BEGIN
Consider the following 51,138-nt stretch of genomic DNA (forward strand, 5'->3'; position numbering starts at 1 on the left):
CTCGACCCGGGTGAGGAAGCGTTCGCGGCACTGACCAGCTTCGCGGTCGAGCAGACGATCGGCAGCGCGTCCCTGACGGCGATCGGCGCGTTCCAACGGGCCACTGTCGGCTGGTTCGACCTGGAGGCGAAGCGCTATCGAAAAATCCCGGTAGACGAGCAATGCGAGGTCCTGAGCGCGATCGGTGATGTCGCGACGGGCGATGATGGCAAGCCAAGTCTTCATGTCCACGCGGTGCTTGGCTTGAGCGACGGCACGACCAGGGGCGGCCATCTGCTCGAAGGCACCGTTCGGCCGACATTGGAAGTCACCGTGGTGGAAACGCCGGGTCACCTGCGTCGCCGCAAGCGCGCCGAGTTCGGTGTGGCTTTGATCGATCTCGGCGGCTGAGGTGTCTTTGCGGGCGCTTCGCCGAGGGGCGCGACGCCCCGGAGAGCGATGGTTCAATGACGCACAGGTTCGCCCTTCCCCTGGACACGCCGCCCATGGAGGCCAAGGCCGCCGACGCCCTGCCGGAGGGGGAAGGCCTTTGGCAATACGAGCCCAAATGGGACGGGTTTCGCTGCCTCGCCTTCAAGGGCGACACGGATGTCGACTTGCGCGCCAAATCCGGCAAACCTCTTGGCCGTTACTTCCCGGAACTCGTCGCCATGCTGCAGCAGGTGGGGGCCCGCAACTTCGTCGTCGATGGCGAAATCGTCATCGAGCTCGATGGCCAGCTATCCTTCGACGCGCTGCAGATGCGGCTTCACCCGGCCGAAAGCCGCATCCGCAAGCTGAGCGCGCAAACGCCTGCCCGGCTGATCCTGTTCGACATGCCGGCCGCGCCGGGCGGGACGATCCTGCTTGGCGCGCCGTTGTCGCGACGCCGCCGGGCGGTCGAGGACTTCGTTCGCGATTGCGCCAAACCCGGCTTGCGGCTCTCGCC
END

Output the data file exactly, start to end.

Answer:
Consider the following 51,138-nt stretch of genomic DNA (forward strand, 5'->3'; position numbering starts at 1 on the left):
CTCGACCCGGGTGAGGAAGCGTTCGCGGCACTGACCAGCTTCGCGGTCGAGCAGACGATCGGCAGCGCGTCCCTGACGGCGATCGGCGCGTTCCAACGGGCCACTGTCGGCTGGTTCGACCTGGAGGCGAAGCGCTATCGAAAAATCCCGGTAGACGAGCAATGCGAGGTCCTGAGCGCGATCGGTGATGTCGCGACGGGCGATGATGGCAAGCCAAGTCTTCATGTCCACGCGGTGCTTGGCTTGAGCGACGGCACGACCAGGGGCGGCCATCTGCTCGAAGGCACCGTTCGGCCGACATTGGAAGTCACCGTGGTGGAAACGCCGGGTCACCTGCGTCGCCGCAAGCGCGCCGAGTTCGGTGTGGCTTTGATCGATCTCGGCGGCTGAGGTGTCTTTGCGGGCGCTTCGCCGAGGGGCGCGACGCCCCGGAGAGCGATGGTTCAATGACGCACAGGTTCGCCCTTCCCCTGGACACGCCGCCCATGGAGGCCAAGGCCGCCGACGCCCTGCCGGAGGGGGAAGGCCTTTGGCAATACGAGCCCAAATGGGACGGGTTTCGCTGCCTCGCCTTCAAGGGCGACACGGATGTCGACTTGCGCGCCAAATCCGGCAAACCTCTTGGCCGTTACTTCCCGGAACTCGTCGCCATGCTGCAGCAGGTGGGGGCCCGCAACTTCGTCGTCGATGGCGAAATCGTCATCGAGCTCGATGGCCAGCTATCCTTCGACGCGCTGCAGATGCGGCTTCACCCGGCCGAAAGCCGCATCCGCAAGCTGAGCGCGCAAACGCCTGCCCGGCTGATCCTGTTCGACATGCCGGCCGCGCCGGGCGGGACGATCCTGCTTGGCGCGCCGTTGTCGCGACGCCGCCGGGCGGTCGAGGACTTCGTTCGCGATTGCGCCAAACCCGGCTTGCGGCTCTCGCC